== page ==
The post always gets through. Or does it? And there's much more at stake than a birthday card to Aunt Joan going astray.
I had a phone call from John the other day, a dairy farmer who lives just down the road.
A few weeks ago he wrote out a cheque for $45, popped it in an envelope, and got his wife to trot down the driveway to the rural delivery mailbox and post it, putting the little flag up. They thought nothing more about it, until they got a call from their bank, asking did they know their account was overdrawn to the tune of $8400.
"We never get overdrawn on that account because it has a $500 limit, so it was news to us. Luckily, the bank clerk noticed something was funny and got on the phone to us before the cheque got processed."
John says someone intercepted their mail and used solvent to erase the original recipient and amount, then wrote in their own versions.
"My guess is they'd drive down the road late at night and help themselves to all the mail from boxes with the flags up. They'd ditch all the letters, and once they'd collected 50 or 60 cheques, go to work on them. They've probably opened accounts with a false identity, and use a bank card to clean them out."
The bank sent John a copy of the altered cheque. "They'd washed everything off, except our signature and the Not Negotiable stamp. We talked to a few people who had heard of it happening; a friend in Te Puke told me somebody stole his mail a while ago. Someone he knew was driving behind this person and saw mail being chucked out of the car as they drove down the road."
Hamilton Police sergeant Neil Fenwick said the practice, known as washing, happens from time to time. He wasn't aware of any cases at the moment.
"It's been going on since the ark was around. It's generally pretty random.
Often it's not until the bank rings the account holder that they're aware it's even happened."
Once the cheque has been washed, a new amount entered and then presented, the police can investigate. "It's fraud and carries a term of imprisonment of seven years."
The problem isn't limited to rural delivery and there's plenty of ways for cheques to get into the wrong hands, almost all of which were impossible to prevent. It was important, he says, to scrutinise bank statements regularly.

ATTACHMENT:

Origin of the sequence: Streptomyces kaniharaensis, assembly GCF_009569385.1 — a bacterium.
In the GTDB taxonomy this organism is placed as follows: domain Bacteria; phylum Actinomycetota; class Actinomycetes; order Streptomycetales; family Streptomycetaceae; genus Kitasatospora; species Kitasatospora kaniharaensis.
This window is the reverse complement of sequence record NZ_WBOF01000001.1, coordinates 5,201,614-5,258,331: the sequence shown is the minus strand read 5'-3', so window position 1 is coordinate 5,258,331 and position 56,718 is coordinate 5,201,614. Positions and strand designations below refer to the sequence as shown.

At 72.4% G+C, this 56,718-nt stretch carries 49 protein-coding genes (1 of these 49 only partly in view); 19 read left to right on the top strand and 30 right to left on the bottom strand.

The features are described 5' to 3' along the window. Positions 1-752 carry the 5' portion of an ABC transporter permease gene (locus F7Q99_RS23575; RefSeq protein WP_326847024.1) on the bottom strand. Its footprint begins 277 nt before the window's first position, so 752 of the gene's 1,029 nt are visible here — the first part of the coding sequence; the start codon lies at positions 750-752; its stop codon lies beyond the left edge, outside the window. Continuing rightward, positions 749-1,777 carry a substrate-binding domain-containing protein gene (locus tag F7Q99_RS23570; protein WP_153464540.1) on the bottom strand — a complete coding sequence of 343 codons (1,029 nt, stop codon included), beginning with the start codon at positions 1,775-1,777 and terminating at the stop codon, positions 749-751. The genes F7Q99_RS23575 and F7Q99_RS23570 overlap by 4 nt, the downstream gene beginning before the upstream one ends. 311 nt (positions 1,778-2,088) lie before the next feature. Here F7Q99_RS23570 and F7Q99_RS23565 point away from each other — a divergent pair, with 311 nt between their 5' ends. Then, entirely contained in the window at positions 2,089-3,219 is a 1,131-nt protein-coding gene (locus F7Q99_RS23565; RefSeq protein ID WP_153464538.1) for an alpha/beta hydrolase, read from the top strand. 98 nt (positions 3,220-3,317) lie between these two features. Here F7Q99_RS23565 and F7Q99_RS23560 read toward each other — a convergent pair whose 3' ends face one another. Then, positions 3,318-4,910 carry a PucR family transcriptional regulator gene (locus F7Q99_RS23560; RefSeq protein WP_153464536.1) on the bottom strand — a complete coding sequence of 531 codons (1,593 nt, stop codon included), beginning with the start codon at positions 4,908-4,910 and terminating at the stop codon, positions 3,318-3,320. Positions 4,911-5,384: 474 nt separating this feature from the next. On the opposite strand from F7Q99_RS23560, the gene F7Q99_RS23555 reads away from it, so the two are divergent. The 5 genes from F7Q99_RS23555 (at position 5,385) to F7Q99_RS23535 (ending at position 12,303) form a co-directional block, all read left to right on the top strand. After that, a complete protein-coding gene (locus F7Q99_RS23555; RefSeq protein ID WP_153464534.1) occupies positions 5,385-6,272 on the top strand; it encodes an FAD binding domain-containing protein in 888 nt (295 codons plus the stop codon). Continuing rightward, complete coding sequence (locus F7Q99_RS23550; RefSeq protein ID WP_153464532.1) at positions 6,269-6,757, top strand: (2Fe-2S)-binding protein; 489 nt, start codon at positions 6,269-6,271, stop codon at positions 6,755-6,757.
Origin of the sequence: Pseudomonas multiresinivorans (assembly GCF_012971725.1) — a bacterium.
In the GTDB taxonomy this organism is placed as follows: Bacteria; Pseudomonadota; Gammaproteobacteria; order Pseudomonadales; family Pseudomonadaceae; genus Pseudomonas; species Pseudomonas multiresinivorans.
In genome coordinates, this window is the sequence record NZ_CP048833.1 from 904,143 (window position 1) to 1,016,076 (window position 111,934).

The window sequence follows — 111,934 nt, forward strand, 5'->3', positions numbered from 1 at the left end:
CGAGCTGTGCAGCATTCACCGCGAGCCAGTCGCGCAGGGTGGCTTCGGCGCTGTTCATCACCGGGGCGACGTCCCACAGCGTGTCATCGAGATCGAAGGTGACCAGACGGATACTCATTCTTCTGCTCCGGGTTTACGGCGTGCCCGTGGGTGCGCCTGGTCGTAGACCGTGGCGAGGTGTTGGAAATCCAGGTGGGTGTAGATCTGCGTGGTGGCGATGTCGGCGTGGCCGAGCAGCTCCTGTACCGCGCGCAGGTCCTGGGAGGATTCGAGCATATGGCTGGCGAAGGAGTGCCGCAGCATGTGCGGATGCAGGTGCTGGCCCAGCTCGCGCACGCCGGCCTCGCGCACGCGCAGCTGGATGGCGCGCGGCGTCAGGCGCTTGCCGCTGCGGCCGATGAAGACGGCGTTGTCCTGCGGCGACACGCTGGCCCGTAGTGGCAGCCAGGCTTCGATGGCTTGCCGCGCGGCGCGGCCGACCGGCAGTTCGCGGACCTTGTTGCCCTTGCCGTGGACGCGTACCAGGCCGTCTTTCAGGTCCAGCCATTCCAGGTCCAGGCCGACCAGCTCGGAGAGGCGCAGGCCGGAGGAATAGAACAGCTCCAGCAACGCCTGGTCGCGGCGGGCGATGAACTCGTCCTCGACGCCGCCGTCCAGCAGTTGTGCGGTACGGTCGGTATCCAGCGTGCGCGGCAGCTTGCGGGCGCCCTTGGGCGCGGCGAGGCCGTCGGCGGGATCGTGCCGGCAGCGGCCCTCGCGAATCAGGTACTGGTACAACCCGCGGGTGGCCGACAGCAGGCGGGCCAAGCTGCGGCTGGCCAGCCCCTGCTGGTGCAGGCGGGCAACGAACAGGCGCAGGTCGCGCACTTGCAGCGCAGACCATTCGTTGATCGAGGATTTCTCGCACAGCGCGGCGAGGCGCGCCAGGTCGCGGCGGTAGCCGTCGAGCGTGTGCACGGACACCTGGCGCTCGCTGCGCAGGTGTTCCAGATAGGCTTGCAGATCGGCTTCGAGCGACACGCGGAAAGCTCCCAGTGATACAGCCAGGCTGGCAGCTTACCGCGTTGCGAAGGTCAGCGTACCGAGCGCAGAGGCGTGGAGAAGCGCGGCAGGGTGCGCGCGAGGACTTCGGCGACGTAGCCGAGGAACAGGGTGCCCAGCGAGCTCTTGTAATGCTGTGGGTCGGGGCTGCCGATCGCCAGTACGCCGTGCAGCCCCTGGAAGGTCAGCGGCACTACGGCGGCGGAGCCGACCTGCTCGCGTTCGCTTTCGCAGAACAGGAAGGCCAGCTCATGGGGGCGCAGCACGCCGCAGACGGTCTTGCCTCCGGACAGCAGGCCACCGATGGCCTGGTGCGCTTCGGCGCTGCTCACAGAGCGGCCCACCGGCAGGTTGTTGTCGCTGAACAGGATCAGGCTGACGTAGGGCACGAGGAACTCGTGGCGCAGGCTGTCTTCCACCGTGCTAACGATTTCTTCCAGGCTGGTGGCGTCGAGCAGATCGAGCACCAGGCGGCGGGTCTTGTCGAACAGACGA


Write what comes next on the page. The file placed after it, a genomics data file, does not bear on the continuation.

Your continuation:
Keith FitzPatrick, media manager at NZ Post Group, says theft from mail boxes does occur sporadically although there seems to be no pattern.
"An area can be targeted for a short period before those responsible move on."
He advises people to make the most of neighbour support, be alert to suspicious vehicles or activity in the area and report any incidents to police, with details such as registration where possible.
In terms of items being delivered, he says clear the box as soon as possible.
"This may not be possible, say for lifestylers who work in town, and alternatives may be considered."
John's bank was National and while they wouldn't discuss individual clients, they did come up with suggestions for customers concerned about rural mailbox security.
Jessamy Malcolm, external communication manager at ANZ National said when writing cheques, use a pen with permanent ink, and always follow the correct cheque security measures:
- The cheque has the payee's name on it
- The words 'or bearer' are crossed out
- The words 'not negotiable' or 'not transferable' are written within two parallel lines
She says banks have cheque books available with 'not transferable' printed on them. "Consider signing up for internet banking and keep an eye on your accounts, alert the bank to anything suspicious."
Kiwibank communication manager Bruce Thompson says it's very hard to protect against this sort of theft.
"In New Zealand it's delivered to letterboxes which, in most cases, are unsecured. In Britain, mail is put through the front door, which gives a higher level of security."
Bank staff always look carefully to make sure that the numbers and words match and haven't been altered. All tellers, he says, are trained to detect altered cheques.
It takes a certain level of sophistication to wash the cheque competently, and not damage the cheque in some way. "All bank cheques have a coloured background, so if you wash it, you also interfere with the background colour."
Banks work closely with police when it does happen.
"We would probably also freeze the account of the person who received the money, while a police investigation was under way."
In most cases they would try to make sure the customer was reimbursed. "Sometimes it has to be done through the courts, and sometimes we are able to do a recovery, it depends on the circumstances."
Cheques are far less frequently used these days because of internet banking and automatic payments. "But cheques are still in use and there are risks associated with them."
But there are risks with all forms of transactions. "There are risks with credit cards, ATM cards, internet banking and even with cash. If you are careful, protect your cards, protect your pin, and cross your cheques and bearer, take steps to protect yourself, banks will look after you."
So, it's a hard one. John is going to post his mail from town, for a while yet. I mentioned the saga of stolen cheques to an English friend who is not so certain delivery through the front door is always a good idea.
"We shared a house in the country, just out of Reading. One flatmate cottoned on to the fact that cheques regularly came in for another person in the house, and he used to wait by the door every day, get the cheques and flick them into false accounts he'd set up. She didn't notice for ages."
Scoundrels are everywhere.